Resident who clears dog mess from local footpath path is fined £80 for LITTERING

December 19, 2013 | by | 0 Comments

A community-spirited resident has been slapped with an £80 fine for littering – after he was spotted CLEANING a path of dog mess.

Shocked Peter Taylor, 61, scooped up dog dirt from a footpath near his home and put it in long grass when he was seen by a council officer.

He was issued with an £80 on-the-spot fixed penalty for littering and threatened with legal action and a £2,500 fine if he refused to pay up.

Peter was cleaning the path in Hanley’s Central Forest Park near his home in Sneyd Green, Stoke-on-Trent, Staffs., on December 9 when he was stopped by a council worker.

Peter said: “I clear the paths nearly every day.

“I go out and see where the mess is then I go out with a shovel and throw it in the long grass, but apparently I’m not supposed to do that.

“They told me to leave it where it is and they will come out and remove it.

“They said, ‘once you have touched something it is your responsibility’, which sounds ridiculous to me.

“I couldn’t believe it. They weren’t going to cancel it straight away. I had to argue about it over three or four phone calls.

“They were trying to penalise someone who picks up litter all the time.

“The dog mess up that end of the park is terrible. I told them I won’t bother doing it anymore. You can’t blame me for that.

“I’ve lived here for 25 years but the mess has only started to get bad when they did the paths up about six years ago. One day there were about 20 lots of dog mess in that area.”

Peter’s wife Sonia, 71, added: “I think it’s absolutely disgusting. He was moving other people’s dog’s mess so no-one would step in it. The mess here is disgusting. You don’t know where to walk.

“There’s dog fouling everywhere and nobody bothers picking it up. They just walk off and leave it and when we try to move it we get fined.”

Despite Peter not having a dog with him, the council worker issued him with a ticket after seeing him move the mess into nearby long grass.

Peter said he threw the mess into the grass because the nearest bin is around 300 yards away from the path which runs behind his home.

In a letter from Brian Tomkinson, Investigations Officer for Stoke-on-Trent City Council, Peter was told: “Please find enclosed a fixed penalty notice.

“This being issued to you as you were witnessed throwing down/depositing litter on Monday, 9 December 2013 at 10:55 hours, at Sneyd Street walk way, Stoke-on-Trent.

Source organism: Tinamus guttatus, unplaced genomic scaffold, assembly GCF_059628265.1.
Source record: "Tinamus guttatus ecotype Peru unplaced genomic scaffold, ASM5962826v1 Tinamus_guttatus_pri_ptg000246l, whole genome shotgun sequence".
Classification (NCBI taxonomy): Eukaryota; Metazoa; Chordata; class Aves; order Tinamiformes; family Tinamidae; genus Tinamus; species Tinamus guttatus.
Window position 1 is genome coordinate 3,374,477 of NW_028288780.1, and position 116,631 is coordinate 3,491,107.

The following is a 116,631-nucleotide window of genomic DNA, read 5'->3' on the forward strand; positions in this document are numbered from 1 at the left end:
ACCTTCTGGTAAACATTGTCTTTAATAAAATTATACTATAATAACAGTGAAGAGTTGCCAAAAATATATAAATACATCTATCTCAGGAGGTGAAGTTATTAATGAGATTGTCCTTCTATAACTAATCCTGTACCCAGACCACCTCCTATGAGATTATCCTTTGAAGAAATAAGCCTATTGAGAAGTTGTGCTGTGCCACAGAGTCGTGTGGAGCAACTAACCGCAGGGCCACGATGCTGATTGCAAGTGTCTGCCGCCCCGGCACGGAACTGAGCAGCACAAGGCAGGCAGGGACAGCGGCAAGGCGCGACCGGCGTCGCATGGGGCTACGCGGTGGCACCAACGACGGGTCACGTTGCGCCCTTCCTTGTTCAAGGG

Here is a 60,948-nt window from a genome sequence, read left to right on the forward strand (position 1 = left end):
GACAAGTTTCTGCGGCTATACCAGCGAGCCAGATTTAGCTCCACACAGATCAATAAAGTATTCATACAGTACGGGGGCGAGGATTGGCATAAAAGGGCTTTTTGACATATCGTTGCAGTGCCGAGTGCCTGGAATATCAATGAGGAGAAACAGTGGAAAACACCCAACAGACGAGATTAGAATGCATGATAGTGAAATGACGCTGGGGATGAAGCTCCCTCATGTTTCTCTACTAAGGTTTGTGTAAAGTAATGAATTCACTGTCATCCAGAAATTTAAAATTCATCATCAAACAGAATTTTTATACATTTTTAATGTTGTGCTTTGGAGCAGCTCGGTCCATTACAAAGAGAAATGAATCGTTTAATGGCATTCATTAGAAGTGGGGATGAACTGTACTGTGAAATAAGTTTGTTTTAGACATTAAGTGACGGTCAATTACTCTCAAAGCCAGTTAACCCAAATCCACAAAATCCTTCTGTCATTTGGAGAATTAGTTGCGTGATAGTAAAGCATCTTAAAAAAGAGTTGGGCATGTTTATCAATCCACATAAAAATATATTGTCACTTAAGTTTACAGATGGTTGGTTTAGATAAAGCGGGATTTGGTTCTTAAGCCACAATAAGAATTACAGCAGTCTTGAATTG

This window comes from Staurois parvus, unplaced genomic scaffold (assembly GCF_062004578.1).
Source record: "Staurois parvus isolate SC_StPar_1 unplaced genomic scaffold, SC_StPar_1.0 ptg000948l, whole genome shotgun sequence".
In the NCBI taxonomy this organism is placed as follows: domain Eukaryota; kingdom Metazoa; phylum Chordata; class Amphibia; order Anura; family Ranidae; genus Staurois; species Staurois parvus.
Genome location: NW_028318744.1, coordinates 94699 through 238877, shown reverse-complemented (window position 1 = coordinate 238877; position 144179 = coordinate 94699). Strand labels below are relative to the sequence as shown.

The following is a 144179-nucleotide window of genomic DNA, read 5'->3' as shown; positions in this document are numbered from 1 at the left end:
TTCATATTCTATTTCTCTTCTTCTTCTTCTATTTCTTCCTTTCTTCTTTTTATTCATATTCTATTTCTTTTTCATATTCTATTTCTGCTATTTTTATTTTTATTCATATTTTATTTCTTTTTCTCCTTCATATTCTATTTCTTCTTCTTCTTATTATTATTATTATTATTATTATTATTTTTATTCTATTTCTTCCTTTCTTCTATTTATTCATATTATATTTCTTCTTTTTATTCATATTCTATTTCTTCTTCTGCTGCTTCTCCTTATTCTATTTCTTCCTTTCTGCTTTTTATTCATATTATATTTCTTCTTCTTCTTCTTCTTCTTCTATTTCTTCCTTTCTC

“The Fixed Penalty Notice is for the sum of £80. If you fail to pay this Fixed Penalty within 14 days of the date of this notice, proceedings will be issued and you could be liable for conviction at the magistrate’s court, which could result in a fine of up to £2,500.00.”

Peter tidies up after school kids who dump their rubbish in the park and is so keen the council provided him with a litter picker six months ago.

The council have since cancelled the charge but Peter has been reprimanded for not putting the mess in a bin.

Nick Bentley, the city council’s environment manager, said: “We recognise that Mr Taylor was trying to clear the footpath, but by putting the dog waste into the undergrowth he was just transferring the problem to another area where children could play.

“We have withdrawn the fine notice, as he has now made clear his good intentions, especially in the light of his record of voluntary work for the local environment.

“What was unacceptable was the verbal abuse which Mr Taylor unleashed on our enforcement officer, who was only trying do her job keeping the streets clean and safe for the community.

“Dog muck is our number one complaint and we are trying to tackle the issue.

“We have issued Mr Taylor with a letter explaining to him the legal issues associated with clearing up dog muck. We want to work with people who want to do the right thing.

“There are good intentions on both sides here and a misunderstanding about motives.”

Category: News

Add your comment

Libellous and abusive comments are not allowed. Please read our House Rules

For information about privacy and cookies please read our Privacy Policy